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Hello All:I just noted new article on active vs passive debate located at: www.spglobal.com/releases/spiva.pdf. Apparently. SP 500 has outperformed active managed large cap 63%. This is a dip from 80% figure usually mentioned. Perhaps an indivdual has greater chance to beat index in bear markets? What do you all think?
The article is EXTREMELY deceptive because it only picks the last 5 year cycle ONLY. If the article wanted to be fair, it would have used FIVE YEAR ROLLING PERIODS for as far back as it could. These are the true statistics: Over every FIVE year rolling period, the S&P500 and the Wilshire 5000 (Total Stock Market) indices have beaten ALL managed money 80% of the time.Over every TEN year rolling period, these indices beat ALL managed money 95% of the time.Over every TWENTY year rolling period, these indices beat ALL managed money 98% of the time.The article posted simply cherry picks the ONE five year period where active management looks (a little bit) better than passive management. It just so happens that coincidentally, this five year period was the last one.IMO, this does not justify paying 10 to 20 times the portfolio costs to own actively managed stock mutual funds that sorely underperform their indices. Every time a stock is traded, whether in a mutual fund or in a privately owned portfolio, there are commissions, spreads, and taxes. Managed mutual funds may also have front and back loads, marketing fees, and management fees on top of this. Add all these fees together and you're looking at about 3% of assets per year (not counting your personal taxes!!!). Actively managed funds are a fool's game.Thus, the typical managed fund mutual fund investor better forget about the 4% rule. He'd better be thinking the 1% rule since his fees are eating 75% of his annual retirement income.
Hello All:I just noted new article on active vs passive debate located at: www.spglobal.com/releases/spiva.pdf. Apparently. SP 500 has outperformed active managed large cap 63%. This is a dip from 80% figure usually mentioned. Perhaps an individual has greater chance to beat index in bear markets? What do you all think?Only if 5 years ago in 1997 you abandoned the index fund and were smart enough to invested in one of the 37% of funds that beat the index. Now, how many people did that? How many people knew in 1997 that 2000 on would be a bear market??? “It's different THIS time” is a phrase that an investor should NEVER believe.Leolo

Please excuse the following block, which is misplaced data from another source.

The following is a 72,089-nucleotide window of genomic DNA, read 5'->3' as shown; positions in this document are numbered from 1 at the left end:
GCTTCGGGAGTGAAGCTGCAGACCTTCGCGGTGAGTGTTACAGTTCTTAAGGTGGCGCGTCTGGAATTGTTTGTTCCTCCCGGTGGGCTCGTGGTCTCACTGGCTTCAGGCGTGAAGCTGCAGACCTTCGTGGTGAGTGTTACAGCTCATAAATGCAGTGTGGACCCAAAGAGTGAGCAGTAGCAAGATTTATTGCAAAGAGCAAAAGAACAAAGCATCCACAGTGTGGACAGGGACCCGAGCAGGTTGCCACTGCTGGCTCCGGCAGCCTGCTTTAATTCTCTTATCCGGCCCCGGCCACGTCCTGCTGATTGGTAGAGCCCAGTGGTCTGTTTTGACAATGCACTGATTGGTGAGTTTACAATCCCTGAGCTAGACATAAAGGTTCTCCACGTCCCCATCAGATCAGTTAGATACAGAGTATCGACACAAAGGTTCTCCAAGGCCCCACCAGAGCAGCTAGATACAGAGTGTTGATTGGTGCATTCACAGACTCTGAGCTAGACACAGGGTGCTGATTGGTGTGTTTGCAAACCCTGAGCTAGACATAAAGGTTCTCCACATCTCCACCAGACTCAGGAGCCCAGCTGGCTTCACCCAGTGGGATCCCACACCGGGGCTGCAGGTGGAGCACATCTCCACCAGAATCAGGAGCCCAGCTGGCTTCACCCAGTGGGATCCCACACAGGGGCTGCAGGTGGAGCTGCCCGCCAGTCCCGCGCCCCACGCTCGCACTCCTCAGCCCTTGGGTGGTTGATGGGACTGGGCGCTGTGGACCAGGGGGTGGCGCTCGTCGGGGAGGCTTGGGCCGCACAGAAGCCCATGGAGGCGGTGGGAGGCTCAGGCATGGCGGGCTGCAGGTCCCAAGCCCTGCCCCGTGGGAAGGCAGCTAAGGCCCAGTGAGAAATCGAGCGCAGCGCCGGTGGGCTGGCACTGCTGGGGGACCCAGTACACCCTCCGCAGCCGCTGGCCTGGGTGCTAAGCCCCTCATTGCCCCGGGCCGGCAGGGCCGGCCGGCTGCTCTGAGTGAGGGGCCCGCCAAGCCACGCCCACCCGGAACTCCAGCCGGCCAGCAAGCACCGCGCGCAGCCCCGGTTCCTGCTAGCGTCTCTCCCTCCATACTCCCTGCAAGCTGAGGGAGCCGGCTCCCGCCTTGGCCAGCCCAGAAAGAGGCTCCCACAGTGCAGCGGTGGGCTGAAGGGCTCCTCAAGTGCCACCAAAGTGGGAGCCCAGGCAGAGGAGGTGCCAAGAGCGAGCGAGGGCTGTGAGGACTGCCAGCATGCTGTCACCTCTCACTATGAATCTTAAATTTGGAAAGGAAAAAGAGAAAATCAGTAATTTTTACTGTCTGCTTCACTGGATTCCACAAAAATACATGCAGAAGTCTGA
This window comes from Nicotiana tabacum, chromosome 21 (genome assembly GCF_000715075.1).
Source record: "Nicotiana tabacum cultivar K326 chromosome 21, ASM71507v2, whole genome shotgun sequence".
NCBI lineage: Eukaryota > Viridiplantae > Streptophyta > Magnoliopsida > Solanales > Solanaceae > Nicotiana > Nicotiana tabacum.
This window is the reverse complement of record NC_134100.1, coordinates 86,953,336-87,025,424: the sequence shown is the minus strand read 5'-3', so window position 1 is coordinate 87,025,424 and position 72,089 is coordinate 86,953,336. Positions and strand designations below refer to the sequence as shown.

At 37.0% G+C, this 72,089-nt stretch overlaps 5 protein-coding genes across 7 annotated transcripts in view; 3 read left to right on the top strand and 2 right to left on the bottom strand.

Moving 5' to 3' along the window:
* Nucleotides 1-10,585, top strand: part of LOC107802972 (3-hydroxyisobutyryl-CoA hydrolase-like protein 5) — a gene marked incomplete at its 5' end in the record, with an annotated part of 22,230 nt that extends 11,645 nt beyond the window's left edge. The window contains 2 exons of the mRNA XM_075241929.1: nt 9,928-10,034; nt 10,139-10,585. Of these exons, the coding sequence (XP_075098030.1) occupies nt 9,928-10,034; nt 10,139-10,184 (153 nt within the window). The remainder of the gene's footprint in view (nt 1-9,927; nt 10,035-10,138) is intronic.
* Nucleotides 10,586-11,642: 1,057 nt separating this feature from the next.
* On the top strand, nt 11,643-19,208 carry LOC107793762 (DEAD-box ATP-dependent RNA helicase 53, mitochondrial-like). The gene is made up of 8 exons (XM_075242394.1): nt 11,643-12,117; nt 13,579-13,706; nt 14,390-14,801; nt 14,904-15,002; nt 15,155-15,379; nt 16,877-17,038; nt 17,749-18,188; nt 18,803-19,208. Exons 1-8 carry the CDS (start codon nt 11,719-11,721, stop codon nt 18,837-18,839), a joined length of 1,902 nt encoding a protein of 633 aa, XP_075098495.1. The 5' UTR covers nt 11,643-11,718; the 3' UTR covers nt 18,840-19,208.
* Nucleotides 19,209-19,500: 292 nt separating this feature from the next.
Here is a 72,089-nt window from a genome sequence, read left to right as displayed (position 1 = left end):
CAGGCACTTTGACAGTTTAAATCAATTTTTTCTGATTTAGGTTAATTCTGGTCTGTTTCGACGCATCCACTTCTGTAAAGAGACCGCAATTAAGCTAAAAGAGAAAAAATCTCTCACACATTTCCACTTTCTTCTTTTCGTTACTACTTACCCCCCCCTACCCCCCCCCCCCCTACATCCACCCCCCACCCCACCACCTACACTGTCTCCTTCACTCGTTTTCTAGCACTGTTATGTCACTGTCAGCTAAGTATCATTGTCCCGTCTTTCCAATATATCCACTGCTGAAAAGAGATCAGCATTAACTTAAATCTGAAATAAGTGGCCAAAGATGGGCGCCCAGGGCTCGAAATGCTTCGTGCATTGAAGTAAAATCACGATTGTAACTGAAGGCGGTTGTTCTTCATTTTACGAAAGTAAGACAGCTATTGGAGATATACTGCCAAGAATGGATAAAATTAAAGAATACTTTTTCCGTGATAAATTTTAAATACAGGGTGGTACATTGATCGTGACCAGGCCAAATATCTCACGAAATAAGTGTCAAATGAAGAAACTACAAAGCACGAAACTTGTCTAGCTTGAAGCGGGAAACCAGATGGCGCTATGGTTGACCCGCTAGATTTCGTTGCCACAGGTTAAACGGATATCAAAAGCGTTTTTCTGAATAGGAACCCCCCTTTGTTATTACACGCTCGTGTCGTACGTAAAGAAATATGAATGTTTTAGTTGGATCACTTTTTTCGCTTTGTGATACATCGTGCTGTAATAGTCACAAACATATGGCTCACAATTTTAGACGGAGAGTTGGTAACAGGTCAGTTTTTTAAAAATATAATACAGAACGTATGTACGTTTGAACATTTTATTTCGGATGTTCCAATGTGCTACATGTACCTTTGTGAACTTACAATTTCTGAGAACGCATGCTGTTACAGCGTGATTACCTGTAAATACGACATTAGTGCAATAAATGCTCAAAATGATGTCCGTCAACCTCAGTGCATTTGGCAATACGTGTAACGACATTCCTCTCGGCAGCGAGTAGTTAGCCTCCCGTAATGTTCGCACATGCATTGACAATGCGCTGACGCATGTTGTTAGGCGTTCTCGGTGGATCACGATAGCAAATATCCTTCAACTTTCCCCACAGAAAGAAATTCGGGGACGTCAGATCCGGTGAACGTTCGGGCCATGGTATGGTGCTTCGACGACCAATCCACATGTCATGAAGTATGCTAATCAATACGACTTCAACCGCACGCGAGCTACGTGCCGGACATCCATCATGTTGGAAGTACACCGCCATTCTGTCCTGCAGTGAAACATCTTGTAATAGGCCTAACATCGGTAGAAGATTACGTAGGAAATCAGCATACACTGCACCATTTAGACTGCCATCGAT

Apparently. SP 500 has outperformed active managed large cap 63%. This is a dip from 80% figure usually mentioned. Perhaps an indivdual has greater chance to beat index in bear markets? What do you all think?I think that managed funds held cash, which was not in any of the stock indexes. They hold cash to meet redemptions and because it may take a while to find stocks where the manager wants to put new money or money from selling stocks (s)he doesn't want to hold any more. That cash drags down performance when stocks advance, and bouys performance when stocks decline. I own one managed fund outside of tax-advantaged 401ks and IRAs. It declined in 2000, but I was hit with capital gains (some short term!) on which I had to pay taxes...even though it lost money. So, for people investing outside of tax-advantaged accounts, their after tax returns might not be as good as the raw numbers reported, because of short-term gains (higher tax rate) an having to pay those taxes each year on funds that churn stocks.Hey--my savings bonds have beat 95% of all managed stock funds and stock index funds...over the last 2.5 years. If we want to pick certain time frames to compare, we can come up with all sorts of forced comparisons. If ya' really get selective on the time periods, you could beat stocks handily by investing in collectible postage stamps and fine art. You could also make a case for lottery tickets, by picking only those weeks in which you win and neglecting the weeks where you lose.
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